Can you believe it? The Finns think someone conducting research on teacher education ought to have some credentials, perhaps even a graduate degree. The Finns were “dubious” of a teenage researcher funded by the BC government to study professional education of teachers, eh? But hey, I guess that’s the way Rick Davis and the BC Ministry of Education rolls when it comes to conducting research. I can almost hear Davis now …

“Credentials? Who needs credentials, we do whatever we the heck we please. Ethics Board clearance for BC government research? That’s just a bunch of red tape and we’re trying to reduce the size of government. By the way, has anyone see my Aeroplan card, I had it right here just here a minute ago when I was checking the latest travel expense standings.”

I haven’t seen Vylas’s final report (the contract stated it was due September 20, 2013), but here is the interview protocol that she planned to use in her study in Finland:

What can we say about these questions? Well, they’re of the sort one might expect from an inquisitive person with an interest in education, and no knowledge of professional or scholarly literature. Completely unnecummbered by the history, theory, research or practice of teaching and teacher education. I’m sure Vylas (and Davis) might learn something from this endeavour, but there’s no other way to describe this scenario than as colossal waste of taxpayer’s money and, as I’ve pointed out before, an insult to the communities of education practitioners, researchers, and serious policymakers.

With no travel budget, but connection to the internet, here’s a short list of things I’ve found that Finland does when it comes to teaching and teacher education:

  • Higher education is completely free.
  • There are high standards for entry into teacher education programs and admissions are highly selective (about 10% of applicants are accepted).
  • Teacher education programs are typically 5 years long and include study of the liberal arts, teaching subject speciality, theory and practice of teaching, including teaching students with disabilities.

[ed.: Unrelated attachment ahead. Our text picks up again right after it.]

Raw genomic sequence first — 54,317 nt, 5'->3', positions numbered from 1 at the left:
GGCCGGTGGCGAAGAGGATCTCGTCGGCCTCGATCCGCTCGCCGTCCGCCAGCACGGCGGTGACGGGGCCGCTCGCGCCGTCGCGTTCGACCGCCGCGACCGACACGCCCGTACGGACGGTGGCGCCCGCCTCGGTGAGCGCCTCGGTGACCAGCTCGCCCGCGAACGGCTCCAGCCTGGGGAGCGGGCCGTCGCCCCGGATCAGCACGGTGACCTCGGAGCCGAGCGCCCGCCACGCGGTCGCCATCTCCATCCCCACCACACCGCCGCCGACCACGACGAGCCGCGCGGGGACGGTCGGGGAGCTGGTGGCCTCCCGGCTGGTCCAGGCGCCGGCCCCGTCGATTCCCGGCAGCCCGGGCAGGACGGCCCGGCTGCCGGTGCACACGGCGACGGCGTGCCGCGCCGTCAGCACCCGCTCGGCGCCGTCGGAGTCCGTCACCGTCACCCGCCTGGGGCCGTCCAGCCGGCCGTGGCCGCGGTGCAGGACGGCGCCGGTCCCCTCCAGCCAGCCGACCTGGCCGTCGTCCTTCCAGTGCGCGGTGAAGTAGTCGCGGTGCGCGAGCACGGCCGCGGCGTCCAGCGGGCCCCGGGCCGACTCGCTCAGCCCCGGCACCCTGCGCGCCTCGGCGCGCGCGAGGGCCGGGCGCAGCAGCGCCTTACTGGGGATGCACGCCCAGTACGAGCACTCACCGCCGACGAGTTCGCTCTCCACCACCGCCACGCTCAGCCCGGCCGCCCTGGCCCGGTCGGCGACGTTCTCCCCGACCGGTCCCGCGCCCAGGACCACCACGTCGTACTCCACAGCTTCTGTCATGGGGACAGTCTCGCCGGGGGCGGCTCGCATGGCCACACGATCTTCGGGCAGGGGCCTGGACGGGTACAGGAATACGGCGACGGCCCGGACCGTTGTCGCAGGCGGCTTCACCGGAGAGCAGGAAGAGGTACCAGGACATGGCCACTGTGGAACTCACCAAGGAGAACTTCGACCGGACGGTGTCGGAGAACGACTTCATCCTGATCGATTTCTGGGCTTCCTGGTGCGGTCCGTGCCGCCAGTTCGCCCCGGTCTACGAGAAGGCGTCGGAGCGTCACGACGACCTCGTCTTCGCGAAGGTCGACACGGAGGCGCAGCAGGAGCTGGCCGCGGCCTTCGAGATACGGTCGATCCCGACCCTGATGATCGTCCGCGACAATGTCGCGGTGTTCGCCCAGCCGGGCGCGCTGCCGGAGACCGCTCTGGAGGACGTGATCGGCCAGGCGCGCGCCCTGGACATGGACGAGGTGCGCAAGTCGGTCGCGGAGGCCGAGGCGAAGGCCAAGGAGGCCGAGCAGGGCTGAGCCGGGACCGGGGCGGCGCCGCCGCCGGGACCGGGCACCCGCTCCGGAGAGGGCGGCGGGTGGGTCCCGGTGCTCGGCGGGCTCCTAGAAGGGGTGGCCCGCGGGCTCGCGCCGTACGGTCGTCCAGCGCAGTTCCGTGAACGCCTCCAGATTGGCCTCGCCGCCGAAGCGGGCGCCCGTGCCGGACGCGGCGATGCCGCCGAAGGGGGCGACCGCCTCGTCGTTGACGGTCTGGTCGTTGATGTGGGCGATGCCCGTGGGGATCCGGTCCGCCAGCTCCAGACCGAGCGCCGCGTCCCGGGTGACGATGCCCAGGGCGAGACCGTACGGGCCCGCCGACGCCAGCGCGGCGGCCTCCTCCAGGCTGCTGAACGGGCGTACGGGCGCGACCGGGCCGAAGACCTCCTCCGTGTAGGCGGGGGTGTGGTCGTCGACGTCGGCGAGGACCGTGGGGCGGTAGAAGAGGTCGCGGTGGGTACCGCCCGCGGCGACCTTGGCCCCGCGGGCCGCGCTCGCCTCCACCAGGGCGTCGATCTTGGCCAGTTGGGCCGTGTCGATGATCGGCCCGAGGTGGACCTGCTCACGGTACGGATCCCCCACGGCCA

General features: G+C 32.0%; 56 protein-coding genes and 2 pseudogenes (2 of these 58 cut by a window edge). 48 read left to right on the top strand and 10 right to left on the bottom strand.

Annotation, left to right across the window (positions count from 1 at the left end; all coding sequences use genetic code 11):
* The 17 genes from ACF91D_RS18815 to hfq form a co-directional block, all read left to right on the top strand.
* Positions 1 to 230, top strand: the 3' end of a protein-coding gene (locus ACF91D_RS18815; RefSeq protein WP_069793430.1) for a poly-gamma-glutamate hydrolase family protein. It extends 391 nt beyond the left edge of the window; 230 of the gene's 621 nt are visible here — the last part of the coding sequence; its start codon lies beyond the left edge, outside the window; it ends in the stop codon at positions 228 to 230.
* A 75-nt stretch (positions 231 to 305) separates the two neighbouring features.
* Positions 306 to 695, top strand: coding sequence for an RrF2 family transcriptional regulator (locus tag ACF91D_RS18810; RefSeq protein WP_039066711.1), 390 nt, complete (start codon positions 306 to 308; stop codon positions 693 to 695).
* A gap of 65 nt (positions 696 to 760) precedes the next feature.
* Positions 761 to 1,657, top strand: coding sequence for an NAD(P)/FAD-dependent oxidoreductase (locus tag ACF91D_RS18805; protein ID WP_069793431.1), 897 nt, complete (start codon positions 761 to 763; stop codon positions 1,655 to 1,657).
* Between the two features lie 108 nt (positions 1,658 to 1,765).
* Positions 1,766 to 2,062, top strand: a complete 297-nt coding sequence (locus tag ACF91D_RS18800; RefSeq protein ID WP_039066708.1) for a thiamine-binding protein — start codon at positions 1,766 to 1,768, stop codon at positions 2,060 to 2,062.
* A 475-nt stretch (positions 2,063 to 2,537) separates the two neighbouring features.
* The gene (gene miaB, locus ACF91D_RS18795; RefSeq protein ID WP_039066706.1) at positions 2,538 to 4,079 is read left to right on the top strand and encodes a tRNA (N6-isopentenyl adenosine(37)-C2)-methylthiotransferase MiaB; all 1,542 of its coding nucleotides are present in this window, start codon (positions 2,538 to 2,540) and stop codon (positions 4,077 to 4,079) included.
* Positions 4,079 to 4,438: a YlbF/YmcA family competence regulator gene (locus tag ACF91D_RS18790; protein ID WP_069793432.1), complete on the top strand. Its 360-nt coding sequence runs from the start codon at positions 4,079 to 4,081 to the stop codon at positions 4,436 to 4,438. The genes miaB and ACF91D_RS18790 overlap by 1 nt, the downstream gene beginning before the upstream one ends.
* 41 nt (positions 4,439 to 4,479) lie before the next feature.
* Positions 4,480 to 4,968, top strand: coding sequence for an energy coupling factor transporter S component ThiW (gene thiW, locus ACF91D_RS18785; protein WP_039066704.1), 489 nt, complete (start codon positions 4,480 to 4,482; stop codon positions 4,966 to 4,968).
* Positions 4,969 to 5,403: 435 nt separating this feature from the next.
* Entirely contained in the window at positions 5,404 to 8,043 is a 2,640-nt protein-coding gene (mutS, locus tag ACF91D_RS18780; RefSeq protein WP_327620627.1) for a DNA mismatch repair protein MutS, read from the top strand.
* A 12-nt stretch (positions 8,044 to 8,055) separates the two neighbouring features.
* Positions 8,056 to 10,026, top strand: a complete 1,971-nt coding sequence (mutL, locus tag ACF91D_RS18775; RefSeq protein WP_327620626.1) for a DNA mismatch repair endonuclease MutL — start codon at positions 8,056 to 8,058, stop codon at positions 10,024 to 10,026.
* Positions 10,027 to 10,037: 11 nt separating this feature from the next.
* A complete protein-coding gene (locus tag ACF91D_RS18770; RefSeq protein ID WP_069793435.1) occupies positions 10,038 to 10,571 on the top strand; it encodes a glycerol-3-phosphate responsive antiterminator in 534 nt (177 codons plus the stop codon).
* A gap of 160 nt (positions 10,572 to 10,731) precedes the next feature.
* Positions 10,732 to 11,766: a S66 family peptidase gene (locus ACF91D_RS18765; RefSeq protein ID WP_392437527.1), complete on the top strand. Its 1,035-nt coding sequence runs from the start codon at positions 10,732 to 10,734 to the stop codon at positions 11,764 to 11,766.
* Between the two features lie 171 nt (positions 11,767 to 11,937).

• There are no “alternative” routes to teaching (no shortcuts, that means no Teach for Finland, no online degrees, no one without pedagogical training is allowed to teach).
  • Finnish teachers and principals have autonomy to make educational decisions. The national curriculum is a guideline not a road map. Finnish teachers are not mere conduits for the transfer of information and skills dictated from the government.
  • National student assessment is based upon a sampling model (not every student is tested) and there are no consequences from these assessments for students, teachers, principals, or schools.
  • There is no standardized testing. And, no “value-added” models of teacher evaluation.
  • Finnish schools have small class sizes.
  • Finnish teachers and principals belong to unions.
  • As a result of the above, teaching is highly respected profession in Finland.

As Pasi Sahlberg writes in his book Finnish Lessons, Finnish schools promote the wellbeing of their students in a model that reflects many of the primary elements of John Dewey’s progressive approach to learning and teaching.

My suggestion to Davis, Education Minister Peter Fassbender, and Premier Christy Clark is, if you’re serious about looking to Finland for ideas on education then  stop the ongoing, obsessive attacks on the British Columbia Teachers Federation and start doing what is necessary to bring each of the above elements to reality in BC.

Here’s a short video on Finland’s formula for educational success:

BC Education Plan Linked to Private Corporations

BC Education Plan Linked to Private Corporations
Partnership between education ministry and not-for-profit with billionaire partners raises concerns.

By Katie Hyslop, 5 Oct 2012, TheTyee.ca

The government is proud of using citizen engagement and best practices to decide what and how to teach children in the BC Education Plan. But it’s also engaging at least one not-for-profit organization whose partners include technology corporations and private foundations that favour private market solutions to issues in the public education system.

British Columbia is one of 12 “jurisdictions” of the Global Education Leaders’ Program (GELP), a not-for-profit social enterprise organization based in the United Kingdom that according to its website is “committed to using the power of innovation to solve social challenges.”